"Even though our eyes can adjust to varying color, we can still tell that during sunrise or sunset, the light looks much warmer than at midday. This effect is much more noticeable on images. To help understand this variation, the color of a light source is given a value known as the color temperature, which is expressed in units of degrees Kelvin (K). Check the chart below for the typical values of the most common light sources.
Chris Rutter, The Essential Color Manual for Photographers, Rotovision
How to set white balance – a detailed article on white balance by Ken Rockwell
White Balance Gone Wild – a Flickr group with a nice collection of photos using white balance creatively
How to Set Your White Balance Manually – a great post, right here on LightStalking, about manually setting white balance
A Brief Guide to Color Management for Photographers – a useful post, right here on LightStalking, on color management and calibration
Introduction to White Balance - Digital Photography School:
Here are some of the basic White Balance settings you’ll find on cameras:
- Auto – this is where the camera makes a best guess on a shot by shot basis. You’ll find it works in many situations but it’s worth venturing out of it for trickier lighting.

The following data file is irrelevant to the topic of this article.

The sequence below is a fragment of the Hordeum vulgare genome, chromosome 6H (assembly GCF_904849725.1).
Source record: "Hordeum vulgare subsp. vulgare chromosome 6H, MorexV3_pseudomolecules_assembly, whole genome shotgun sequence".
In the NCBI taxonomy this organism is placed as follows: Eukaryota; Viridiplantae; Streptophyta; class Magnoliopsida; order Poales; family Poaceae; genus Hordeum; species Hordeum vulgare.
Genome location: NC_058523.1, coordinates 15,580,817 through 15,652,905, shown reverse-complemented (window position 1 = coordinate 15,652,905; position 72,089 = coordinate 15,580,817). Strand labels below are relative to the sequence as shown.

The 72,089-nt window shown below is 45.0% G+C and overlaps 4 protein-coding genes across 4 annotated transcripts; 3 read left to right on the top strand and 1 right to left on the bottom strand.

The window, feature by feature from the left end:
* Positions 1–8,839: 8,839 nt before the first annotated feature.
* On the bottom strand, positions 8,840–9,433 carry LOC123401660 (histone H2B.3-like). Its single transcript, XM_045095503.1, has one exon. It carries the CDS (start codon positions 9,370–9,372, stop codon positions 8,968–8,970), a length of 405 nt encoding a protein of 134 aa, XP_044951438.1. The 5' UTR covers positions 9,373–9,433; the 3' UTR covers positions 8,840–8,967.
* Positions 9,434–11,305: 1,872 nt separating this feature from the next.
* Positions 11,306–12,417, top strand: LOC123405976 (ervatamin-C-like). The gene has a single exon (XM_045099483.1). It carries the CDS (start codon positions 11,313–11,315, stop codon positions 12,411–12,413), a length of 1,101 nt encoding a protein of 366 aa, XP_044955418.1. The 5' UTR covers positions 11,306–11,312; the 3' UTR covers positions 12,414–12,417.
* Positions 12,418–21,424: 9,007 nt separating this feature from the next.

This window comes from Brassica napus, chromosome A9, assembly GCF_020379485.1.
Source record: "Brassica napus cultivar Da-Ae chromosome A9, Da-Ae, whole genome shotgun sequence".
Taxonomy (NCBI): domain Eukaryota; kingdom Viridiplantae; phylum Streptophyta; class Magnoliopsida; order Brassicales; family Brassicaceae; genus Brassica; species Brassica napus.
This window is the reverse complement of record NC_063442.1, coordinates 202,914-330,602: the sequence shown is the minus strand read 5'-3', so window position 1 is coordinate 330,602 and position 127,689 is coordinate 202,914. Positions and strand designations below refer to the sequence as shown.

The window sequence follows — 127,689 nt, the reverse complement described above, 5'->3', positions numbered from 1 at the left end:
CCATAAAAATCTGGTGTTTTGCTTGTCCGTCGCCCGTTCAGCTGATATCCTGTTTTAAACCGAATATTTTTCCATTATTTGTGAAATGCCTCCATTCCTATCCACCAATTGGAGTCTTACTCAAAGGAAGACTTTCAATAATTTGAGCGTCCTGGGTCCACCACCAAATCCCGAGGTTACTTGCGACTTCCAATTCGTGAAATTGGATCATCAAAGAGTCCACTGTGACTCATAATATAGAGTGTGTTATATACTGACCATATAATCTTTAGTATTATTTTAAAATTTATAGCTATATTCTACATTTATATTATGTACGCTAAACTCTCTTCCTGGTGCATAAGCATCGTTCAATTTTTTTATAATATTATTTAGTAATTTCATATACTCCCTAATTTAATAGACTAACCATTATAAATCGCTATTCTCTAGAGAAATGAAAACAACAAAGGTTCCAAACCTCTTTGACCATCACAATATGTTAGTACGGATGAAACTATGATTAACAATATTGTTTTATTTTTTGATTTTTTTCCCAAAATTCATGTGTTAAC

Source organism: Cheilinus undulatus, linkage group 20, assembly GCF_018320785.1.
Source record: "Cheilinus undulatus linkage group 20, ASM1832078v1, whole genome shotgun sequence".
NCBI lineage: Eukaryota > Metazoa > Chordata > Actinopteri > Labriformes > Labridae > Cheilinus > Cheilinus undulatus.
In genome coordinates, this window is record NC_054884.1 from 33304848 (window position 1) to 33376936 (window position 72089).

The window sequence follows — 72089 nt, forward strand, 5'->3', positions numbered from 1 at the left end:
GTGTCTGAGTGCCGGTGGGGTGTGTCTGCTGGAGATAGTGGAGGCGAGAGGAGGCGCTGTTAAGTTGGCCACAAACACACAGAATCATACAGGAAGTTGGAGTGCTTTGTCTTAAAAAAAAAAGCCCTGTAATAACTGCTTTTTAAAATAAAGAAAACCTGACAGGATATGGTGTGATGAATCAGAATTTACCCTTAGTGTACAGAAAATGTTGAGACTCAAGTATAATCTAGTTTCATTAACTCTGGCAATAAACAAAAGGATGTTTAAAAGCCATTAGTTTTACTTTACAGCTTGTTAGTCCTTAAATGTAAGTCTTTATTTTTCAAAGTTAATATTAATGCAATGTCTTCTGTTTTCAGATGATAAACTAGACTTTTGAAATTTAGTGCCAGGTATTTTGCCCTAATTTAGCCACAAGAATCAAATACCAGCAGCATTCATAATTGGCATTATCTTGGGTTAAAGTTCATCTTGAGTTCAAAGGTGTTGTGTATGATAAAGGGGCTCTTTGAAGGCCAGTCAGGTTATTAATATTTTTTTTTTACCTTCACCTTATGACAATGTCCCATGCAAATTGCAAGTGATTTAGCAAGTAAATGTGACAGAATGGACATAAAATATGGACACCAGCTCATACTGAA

- Tungsten – this mode is usually symbolized with a little bulb and is for shooting indoors, especially under tungsten (incandescent) lighting (such as bulb lighting). It generally cools down the colors in photos.
- Fluorescent – this compensates for the ‘cool’ light of fluorescent light and will warm up your shots.
- Daylight/Sunny – not all cameras have this setting because it sets things as fairly ‘normal’ white balance settings.
- Cloudy – this setting generally warms things up a touch more than ‘daylight’ mode.
- Flash – the flash of a camera can be quite a cool light so in Flash WB mode you’ll find it warms up your shots a touch.
- Shade – the light in shade is generally cooler (bluer) than shooting in direct sunlight so this mode will warm things up a little.
More to come...